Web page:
Getting back to the story now, is Anti-Copernicus an ecological story? There doesn't appear to be anything ecological going on that I can recognize with the dark energy. It's not directly used by anything, not passed around within a system. It's not a sustainability story, because there isn't a resource produced by the system that is being overused; there isn't a mechanism by which the universe removes or detoxifies dark energy that is being overloaded. Within the story, the universe seems to simply have a limit on the amount of dark energy generated within it during a big bang/big crunch cycle, and below this limit the universe going back to a big crunch again and restarts the cycle, above it it expands forever. It appears to be an ecological story because of the basic idea that “you're communally approaching a limit over which you should not go”, but … not really. Things that you communally or individually should not do, yet do anyways, are a staple of all kinds of admonitory stories, including the Biblical myths referenced in several places in the text, and this isn't really a specifically environmental concept.

So I'll go back to the other main branch of environmentalism. Is this a pollution story? Here the argument looks a lot clearer. There is dark energy, an unwanted byproduct of human activity -- thinking, in this case. We're heedlessly putting more or more of it out into the environment as our population grows, and over the long term it's going to destroy the universe's ability to support life.

But there are subtle differences that make this not quite work for me as an environmentalist story either. The pollution in this case is a necessary part of our existence as human beings, since we can't stop thinking. It's not the result of our tool use or our built environment. That's not necessarily a problem: all organisms produce waste of some kind, and many organisms have evolved the ability to produce poisons that work in the environment specifically to kill other life. So pollution is something that ecosystems naturally have to deal with. Ecosystems have evolved ways to deal with pollution of this type, though, and detoxify or re-use it. There's no way that the universe in this story has to deal with the dark energy.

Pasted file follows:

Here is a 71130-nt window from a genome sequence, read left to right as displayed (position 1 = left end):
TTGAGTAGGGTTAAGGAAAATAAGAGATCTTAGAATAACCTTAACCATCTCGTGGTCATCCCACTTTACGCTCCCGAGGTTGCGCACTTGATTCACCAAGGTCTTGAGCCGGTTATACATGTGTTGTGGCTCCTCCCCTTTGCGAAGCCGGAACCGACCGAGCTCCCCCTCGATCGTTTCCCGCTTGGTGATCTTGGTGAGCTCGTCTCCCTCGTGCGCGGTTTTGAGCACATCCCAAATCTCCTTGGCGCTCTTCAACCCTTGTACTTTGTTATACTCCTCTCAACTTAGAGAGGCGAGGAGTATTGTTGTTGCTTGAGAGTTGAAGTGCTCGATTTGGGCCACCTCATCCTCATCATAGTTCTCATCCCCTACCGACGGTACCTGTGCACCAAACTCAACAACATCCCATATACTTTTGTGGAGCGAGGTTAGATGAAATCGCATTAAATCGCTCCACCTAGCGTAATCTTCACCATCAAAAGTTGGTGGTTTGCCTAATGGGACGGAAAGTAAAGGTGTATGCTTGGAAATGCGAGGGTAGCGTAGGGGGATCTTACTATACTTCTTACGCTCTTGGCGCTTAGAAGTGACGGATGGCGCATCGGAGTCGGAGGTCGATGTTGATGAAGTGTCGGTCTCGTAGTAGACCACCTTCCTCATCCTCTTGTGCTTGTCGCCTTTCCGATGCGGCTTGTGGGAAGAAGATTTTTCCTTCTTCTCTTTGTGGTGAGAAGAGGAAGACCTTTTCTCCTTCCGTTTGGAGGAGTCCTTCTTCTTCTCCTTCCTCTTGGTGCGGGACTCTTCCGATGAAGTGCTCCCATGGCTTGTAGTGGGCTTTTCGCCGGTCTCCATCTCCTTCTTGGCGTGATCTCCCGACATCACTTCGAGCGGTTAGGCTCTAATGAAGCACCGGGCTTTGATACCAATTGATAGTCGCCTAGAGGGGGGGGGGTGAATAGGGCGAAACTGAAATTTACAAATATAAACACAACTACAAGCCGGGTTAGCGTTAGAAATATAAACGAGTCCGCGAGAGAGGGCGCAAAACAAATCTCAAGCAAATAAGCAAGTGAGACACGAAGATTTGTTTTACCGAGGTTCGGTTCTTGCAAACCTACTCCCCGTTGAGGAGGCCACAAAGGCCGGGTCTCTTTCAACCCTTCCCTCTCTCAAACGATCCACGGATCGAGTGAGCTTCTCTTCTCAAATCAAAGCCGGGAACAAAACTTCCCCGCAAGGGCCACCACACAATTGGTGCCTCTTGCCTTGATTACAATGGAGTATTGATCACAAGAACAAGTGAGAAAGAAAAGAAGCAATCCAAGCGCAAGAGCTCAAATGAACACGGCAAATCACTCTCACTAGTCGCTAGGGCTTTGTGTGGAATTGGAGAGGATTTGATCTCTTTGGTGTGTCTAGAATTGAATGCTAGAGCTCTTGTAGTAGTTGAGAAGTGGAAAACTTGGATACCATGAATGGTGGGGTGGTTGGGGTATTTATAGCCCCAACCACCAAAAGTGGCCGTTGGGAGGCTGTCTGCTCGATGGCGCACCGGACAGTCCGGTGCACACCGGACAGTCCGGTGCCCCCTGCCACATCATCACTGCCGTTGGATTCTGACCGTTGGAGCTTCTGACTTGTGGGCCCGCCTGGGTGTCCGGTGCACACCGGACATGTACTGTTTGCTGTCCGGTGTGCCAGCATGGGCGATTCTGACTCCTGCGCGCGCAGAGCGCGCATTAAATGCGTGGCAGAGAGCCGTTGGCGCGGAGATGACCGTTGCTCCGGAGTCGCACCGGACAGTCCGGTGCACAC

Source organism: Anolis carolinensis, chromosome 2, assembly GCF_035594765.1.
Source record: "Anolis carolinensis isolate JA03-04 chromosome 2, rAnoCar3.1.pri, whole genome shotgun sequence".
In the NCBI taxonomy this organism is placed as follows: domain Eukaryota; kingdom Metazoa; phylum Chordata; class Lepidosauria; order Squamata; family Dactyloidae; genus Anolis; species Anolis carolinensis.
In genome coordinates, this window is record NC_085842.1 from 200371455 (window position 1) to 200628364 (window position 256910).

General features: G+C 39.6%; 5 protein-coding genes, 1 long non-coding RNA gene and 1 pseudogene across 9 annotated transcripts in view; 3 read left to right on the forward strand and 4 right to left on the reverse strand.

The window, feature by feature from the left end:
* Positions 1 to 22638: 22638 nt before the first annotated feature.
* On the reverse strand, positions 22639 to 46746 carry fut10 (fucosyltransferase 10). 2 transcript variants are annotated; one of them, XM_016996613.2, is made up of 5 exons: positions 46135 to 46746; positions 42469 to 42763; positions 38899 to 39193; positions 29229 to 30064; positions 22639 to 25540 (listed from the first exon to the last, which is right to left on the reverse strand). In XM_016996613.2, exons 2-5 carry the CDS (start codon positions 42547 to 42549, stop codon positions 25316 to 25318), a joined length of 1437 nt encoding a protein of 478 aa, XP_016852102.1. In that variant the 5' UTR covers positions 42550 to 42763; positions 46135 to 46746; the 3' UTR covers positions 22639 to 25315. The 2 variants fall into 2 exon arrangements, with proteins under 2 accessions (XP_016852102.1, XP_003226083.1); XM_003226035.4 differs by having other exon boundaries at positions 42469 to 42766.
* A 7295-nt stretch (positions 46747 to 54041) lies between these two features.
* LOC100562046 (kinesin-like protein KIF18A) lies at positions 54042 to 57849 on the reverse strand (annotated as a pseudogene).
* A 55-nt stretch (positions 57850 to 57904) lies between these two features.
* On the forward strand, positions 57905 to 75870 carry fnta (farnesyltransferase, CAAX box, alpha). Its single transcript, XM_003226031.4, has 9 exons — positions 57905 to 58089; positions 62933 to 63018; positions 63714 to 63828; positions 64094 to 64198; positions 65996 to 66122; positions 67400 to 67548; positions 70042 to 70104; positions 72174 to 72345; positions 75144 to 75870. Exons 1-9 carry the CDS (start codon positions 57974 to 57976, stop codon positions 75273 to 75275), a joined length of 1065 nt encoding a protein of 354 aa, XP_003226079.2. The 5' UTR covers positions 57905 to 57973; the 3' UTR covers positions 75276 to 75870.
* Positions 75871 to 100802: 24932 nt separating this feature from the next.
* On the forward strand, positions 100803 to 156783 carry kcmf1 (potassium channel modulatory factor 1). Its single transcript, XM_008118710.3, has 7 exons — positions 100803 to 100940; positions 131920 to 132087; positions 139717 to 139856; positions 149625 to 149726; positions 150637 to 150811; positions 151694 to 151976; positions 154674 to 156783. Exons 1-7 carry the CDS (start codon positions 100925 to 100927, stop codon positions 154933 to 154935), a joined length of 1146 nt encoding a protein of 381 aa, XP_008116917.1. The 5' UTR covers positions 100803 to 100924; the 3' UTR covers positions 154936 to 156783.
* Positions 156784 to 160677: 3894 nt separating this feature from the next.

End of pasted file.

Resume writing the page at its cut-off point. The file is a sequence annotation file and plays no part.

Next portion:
What the story reminds me of most, in an environmental sense, is the Proterozoic Eon when cyanobacteria were producing the free oxygen that now exists in the Earth's atmosphere. I can imagine one implausibly intelligent cyanobacteria telling another that “If we keep producing this much waste oyxgen, we'll overwhelm the banded iron formations on the ocean floor. We need to reduce our numbers before all the dissolved iron is used up, or there'll be a mass extinction.”

It's a good analogy, but following it along, the rise of oxygen in the atmosphere was also when eukaryotes appeared, another form of life. A pollution-related catastrophe on Earth (by a volcano that put too much ash in the atmosphere, say, or perhaps a worldwide radioactive isotope release from some kind of dirty bomb) can't normally destroy the whole ground of being. Life just starts evolving again to meet the new conditions. That is no comfort for species (like us) that are either destroyed in the extinction event, or that depended on particular ecological conditions that are now gone.

But the potentially catastrophic buildup of dark energy in Anti-Copernicus is supposed to have no direct effect on humans until the universe keeps expanding rather than contracting again. The human species would probably be long gone by then in any case, or if it were still around, might last longer in the continually expanding universe than one beginning to contract. So we wouldn't really be destroying ourselves – we'd be destroying the ground of being for all future life. It's this element of SF escalation that turns this from what I think of as an environmentalist story into something else. Something that's surely about overpopulation, but in a more religious kind of story-type – there's one sequence where Ange imagines the horror of an afterlife where the multitudes of dead don't allow anyone oblivion. That's a rather picky interpretation, though, and someone else who wanted to think of this as an environmentalist story could without being wrong.

One last bit: there are many species that use a kind of waste that they're immune to as the aforementioned poison for other life, giving them an evolutionary advantage. For instance, dead leaves from trees kill other plants that might compete with the trees for sun or soil nutrients. In Anti-Copernicus, humans are apparently immune to the negative effects of a high concentration of dark energy, perhaps since they're evolved in those conditions. (But those conditions wouldn't occur until intelligent life did, and by that time there wouldn't there already be a lot of humans in comparison with the one-per-planet rule elsewhere? Yes, I'm looking at this too closely.) But the dark energy is fatal to other intelligent life within a fairly short time interval. So the dark energy from the multitude of humans is like dead leaves from trees, crowding potential competitors out. That might be the environmental story within the story.